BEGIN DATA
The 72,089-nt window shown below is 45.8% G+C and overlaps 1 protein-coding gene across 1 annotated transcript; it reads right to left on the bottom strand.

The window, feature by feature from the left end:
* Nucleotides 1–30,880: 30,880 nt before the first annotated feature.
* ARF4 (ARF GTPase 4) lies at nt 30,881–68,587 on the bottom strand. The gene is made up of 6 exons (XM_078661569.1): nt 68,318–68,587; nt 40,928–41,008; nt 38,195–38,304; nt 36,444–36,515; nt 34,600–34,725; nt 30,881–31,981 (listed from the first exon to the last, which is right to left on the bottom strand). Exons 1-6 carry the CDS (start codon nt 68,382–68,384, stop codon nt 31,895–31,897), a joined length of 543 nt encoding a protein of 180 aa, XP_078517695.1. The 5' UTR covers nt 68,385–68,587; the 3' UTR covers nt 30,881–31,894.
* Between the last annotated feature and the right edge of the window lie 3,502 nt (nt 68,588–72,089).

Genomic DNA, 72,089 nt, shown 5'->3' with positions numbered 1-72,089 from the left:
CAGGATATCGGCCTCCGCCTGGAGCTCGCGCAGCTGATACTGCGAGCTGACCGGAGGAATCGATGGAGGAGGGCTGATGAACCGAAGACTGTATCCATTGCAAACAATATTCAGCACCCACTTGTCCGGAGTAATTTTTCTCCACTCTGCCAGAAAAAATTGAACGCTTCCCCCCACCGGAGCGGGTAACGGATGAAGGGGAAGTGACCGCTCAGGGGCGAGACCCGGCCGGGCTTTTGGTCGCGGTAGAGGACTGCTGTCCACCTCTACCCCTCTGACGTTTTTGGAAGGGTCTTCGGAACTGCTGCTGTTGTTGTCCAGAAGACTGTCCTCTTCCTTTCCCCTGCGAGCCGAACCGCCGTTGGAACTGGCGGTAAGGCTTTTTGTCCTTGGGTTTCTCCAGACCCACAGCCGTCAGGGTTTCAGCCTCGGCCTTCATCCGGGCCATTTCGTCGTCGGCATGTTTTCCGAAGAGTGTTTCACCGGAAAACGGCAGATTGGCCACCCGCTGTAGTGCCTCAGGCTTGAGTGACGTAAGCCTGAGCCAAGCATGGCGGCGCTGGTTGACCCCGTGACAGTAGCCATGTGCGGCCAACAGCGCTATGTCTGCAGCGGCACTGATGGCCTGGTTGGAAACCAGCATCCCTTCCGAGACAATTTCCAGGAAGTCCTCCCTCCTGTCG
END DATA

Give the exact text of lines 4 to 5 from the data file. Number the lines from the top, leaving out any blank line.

* ARF4 (ARF GTPase 4) lies at nt 30,881–68,587 on the bottom strand. The gene is made up of 6 exons (XM_078661569.1): nt 68,318–68,587; nt 40,928–41,008; nt 38,195–38,304; nt 36,444–36,515; nt 34,600–34,725; nt 30,881–31,981 (listed from the first exon to the last, which is right to left on the bottom strand). Exons 1-6 carry the CDS (start codon nt 68,382–68,384, stop codon nt 31,895–31,897), a joined length of 543 nt encoding a protein of 180 aa, XP_078517695.1. The 5' UTR covers nt 68,385–68,587; the 3' UTR covers nt 30,881–31,894.
* Between the last annotated feature and the right edge of the window lie 3,502 nt (nt 68,588–72,089).